Amidst the malaise of a two-month-old budget impasse as the California legislature ended its regular session during the Labor Day weekend, a bill was passed under the radar allowing the City of Long Beach and the state to renegotiate a deal with locally based Occidental Petroleum Corp. (Oxy) to redrill the 76-year-old Wilmington oilfield near the Port of Long Beach. The bill needs the governor's action by the end of September.
It caught residents and environmental organizations off guard, according to a report in Tuesday's Los Angeles Times, which quoted an Oxy spokesperson as saying the company will need a much larger share of the potential revenues than allowed in its existing deal with the city and state, which gives only 5% of the revenues to the oil company.
But with $100-plus/bbl oil prices, local officials and industry experts estimate there could be as much as $1 billion in new revenues for the city, state and oil company by applying modern exploration and production technology in the Wilmington field. The field was discovered in 1932 and is considered one of the largest oilfields in the Lower 48 states with an overall production during its life exceeding 2.5 billion bbl of crude.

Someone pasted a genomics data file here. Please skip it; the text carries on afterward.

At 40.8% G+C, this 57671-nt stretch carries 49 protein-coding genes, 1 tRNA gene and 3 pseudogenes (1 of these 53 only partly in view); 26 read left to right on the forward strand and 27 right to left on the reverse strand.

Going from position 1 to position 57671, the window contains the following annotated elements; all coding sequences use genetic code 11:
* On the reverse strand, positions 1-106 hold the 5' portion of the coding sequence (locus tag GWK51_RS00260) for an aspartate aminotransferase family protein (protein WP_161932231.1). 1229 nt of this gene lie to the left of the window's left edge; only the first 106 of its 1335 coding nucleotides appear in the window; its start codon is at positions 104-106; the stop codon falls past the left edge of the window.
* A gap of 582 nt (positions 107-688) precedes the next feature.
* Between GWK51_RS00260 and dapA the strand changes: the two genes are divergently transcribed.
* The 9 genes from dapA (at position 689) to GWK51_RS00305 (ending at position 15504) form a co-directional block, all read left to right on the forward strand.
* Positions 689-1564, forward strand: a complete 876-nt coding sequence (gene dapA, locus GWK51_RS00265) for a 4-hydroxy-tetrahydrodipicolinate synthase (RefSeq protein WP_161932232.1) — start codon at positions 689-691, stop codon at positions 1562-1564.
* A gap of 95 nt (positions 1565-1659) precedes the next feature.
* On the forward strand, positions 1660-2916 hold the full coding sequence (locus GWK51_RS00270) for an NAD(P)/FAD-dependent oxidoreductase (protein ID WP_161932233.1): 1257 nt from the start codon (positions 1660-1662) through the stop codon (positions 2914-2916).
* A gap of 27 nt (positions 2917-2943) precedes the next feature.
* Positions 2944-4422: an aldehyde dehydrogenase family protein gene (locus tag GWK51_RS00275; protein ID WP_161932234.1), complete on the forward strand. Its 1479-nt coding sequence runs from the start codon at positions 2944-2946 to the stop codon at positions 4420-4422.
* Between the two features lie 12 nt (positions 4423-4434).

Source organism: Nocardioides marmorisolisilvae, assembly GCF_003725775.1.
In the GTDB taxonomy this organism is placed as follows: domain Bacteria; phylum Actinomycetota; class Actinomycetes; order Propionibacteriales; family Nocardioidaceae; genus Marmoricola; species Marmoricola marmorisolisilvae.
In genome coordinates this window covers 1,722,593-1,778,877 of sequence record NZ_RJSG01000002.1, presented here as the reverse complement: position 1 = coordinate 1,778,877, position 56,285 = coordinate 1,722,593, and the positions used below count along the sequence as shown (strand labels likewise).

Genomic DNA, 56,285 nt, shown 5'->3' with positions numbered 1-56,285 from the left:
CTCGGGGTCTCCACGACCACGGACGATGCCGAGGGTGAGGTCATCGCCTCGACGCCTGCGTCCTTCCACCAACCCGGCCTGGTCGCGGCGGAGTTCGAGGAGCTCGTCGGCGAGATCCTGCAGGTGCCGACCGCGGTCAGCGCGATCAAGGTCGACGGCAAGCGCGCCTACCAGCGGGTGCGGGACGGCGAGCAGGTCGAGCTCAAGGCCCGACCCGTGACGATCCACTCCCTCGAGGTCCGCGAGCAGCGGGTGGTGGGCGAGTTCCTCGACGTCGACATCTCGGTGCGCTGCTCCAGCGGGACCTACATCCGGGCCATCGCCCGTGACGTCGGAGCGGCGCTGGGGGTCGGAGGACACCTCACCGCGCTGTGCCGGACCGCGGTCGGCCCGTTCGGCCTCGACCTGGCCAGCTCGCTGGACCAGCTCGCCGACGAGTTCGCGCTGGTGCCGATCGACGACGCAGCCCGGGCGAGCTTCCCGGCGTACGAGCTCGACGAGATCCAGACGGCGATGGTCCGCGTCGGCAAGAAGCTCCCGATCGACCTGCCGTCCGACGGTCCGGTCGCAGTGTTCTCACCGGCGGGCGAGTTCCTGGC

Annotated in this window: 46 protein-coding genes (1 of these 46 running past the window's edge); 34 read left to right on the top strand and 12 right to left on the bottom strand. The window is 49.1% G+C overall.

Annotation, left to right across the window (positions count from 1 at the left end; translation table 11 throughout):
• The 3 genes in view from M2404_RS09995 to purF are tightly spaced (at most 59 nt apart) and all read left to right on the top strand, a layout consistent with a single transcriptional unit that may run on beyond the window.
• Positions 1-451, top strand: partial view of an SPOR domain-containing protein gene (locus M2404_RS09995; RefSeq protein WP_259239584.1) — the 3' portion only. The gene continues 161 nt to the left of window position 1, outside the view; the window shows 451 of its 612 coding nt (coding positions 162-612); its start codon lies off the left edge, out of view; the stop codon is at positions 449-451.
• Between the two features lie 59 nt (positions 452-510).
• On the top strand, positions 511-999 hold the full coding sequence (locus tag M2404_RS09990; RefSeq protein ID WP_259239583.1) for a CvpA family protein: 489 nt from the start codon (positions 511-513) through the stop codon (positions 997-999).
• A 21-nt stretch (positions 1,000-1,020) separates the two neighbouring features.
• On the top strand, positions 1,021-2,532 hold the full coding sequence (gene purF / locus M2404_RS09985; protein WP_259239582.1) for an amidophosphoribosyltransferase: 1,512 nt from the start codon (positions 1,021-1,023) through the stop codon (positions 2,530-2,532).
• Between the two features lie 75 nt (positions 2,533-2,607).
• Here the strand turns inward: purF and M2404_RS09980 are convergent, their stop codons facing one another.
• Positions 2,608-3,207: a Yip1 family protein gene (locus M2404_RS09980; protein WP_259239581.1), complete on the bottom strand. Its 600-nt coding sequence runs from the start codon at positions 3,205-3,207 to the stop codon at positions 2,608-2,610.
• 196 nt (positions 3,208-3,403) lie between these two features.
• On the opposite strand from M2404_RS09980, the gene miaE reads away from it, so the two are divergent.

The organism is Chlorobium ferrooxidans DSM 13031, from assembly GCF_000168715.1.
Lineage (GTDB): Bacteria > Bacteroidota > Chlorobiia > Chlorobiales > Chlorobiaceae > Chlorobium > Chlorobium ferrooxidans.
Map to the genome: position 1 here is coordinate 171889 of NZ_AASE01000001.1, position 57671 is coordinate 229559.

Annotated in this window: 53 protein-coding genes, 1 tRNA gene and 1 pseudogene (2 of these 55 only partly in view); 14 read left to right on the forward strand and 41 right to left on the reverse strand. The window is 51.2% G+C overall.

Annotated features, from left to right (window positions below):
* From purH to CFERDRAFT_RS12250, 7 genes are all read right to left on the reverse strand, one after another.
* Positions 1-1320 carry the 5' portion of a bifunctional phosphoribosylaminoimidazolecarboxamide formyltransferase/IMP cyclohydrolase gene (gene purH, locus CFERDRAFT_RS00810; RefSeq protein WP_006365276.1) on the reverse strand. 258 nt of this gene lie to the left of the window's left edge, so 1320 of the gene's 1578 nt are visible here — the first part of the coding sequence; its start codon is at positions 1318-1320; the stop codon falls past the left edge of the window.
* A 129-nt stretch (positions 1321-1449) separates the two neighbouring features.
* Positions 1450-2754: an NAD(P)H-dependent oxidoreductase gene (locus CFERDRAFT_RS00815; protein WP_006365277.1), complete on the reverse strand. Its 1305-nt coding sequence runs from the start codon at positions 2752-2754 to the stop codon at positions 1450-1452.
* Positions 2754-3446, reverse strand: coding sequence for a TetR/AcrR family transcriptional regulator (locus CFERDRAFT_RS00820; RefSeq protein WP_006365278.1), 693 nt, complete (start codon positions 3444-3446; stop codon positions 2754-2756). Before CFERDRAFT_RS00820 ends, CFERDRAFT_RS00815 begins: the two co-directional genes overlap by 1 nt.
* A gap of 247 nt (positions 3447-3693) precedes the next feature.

Earlier this year, newfound interest in the various oil/gas fields in California were reported as oil was then headed for $150/bbl, sparking a new industry strata -- urban drilling.
Prior to the run-up in global oil prices, industry geologists have estimated that it might not be profitable to try to pump out the remaining supplies at Wilmington.
Long Beach Mayor Bob Foster, the former president of Southern California Edison Co., who strongly opposed a now-abandoned liquefied natural gas terminal proposal at his city's port, led the lobbying effort in Sacramento in the waning hours of the state legislative session to get the measure passed. It was sponsored by an outgoing Long Beach member of the state Assembly. The bill still needs to be signed by Gov. Arnold Schwarzenegger, who is currently consumed by the impasse over the state budget.
Even if the bill is signed, the Times report indicated that local activists and the Sierra Club are likely to oppose any efforts to step up drilling in the area that is surrounded by residential and commercial areas on the periphery of the adjacent Long Beach-Los Angeles Harbors. Collectively they constitute the nation's largest port. Two of the state's largest refineries and several smaller ones are located immediate area.
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